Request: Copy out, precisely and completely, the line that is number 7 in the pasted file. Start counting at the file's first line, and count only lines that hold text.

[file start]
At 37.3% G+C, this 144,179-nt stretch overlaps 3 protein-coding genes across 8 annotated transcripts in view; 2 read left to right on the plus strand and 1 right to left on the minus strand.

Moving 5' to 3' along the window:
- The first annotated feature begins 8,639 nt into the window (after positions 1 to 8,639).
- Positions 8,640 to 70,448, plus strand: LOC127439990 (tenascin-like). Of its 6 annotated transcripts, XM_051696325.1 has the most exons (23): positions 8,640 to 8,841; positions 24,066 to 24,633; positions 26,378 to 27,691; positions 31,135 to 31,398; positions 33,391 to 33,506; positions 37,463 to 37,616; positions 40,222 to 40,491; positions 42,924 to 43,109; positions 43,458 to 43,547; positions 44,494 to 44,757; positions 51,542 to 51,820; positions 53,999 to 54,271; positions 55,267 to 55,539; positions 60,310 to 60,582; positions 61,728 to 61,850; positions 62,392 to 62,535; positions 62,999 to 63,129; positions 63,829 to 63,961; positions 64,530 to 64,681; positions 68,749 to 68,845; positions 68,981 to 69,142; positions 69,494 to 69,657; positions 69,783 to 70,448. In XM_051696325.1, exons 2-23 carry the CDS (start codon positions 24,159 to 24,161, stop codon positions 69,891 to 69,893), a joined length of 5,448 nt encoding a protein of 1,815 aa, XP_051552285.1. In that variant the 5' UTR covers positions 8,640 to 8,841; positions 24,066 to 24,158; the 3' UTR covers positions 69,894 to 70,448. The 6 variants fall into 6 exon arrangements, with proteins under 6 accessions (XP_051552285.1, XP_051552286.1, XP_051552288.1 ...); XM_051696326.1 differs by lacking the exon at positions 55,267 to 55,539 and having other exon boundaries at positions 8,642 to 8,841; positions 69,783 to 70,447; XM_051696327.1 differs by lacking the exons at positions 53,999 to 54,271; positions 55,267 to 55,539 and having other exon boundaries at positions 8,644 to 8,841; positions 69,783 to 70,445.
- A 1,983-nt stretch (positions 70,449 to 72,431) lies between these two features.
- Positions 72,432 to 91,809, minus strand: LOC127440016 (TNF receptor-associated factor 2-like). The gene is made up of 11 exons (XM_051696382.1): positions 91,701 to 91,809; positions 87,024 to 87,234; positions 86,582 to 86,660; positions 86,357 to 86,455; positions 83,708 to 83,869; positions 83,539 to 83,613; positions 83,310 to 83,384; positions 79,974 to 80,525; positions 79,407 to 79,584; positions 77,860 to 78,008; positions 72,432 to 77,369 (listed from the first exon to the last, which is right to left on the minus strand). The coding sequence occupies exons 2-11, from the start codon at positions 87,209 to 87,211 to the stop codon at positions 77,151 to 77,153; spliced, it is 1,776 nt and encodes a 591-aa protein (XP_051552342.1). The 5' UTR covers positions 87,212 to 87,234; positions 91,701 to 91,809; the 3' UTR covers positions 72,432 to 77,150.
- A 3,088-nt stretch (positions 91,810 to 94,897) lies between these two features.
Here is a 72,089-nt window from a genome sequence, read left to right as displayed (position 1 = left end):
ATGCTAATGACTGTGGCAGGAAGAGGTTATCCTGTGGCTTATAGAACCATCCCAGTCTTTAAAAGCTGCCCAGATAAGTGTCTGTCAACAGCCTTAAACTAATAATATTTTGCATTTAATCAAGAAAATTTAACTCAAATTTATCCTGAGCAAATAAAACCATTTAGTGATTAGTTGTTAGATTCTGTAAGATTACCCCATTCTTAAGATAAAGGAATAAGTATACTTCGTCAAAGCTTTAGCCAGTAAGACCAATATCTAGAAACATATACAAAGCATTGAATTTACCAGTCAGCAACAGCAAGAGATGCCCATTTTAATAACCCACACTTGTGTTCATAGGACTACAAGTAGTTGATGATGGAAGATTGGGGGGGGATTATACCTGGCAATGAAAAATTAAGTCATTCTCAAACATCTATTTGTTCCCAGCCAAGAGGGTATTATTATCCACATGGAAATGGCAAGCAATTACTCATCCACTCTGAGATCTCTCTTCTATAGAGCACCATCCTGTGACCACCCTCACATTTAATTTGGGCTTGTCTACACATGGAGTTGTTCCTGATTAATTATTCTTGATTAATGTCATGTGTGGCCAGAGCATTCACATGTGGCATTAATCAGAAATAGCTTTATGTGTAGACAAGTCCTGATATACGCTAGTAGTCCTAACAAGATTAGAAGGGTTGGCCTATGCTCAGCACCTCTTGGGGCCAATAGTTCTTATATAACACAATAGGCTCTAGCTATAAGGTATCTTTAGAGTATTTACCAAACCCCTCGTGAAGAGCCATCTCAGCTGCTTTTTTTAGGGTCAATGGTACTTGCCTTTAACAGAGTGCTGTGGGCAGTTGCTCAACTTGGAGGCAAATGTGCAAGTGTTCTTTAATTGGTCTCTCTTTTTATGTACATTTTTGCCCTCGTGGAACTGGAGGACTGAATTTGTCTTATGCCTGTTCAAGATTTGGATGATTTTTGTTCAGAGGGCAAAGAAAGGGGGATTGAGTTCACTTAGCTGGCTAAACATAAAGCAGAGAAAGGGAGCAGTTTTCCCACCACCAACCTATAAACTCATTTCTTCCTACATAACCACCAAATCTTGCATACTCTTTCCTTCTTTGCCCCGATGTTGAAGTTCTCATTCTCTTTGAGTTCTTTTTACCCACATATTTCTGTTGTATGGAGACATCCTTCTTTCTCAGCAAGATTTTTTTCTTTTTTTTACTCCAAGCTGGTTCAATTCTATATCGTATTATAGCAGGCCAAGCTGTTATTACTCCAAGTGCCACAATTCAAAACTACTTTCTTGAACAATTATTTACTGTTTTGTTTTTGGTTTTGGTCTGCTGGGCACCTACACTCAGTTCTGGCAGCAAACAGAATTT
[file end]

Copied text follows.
- A 3,088-nt stretch (positions 91,810 to 94,897) lies between these two features.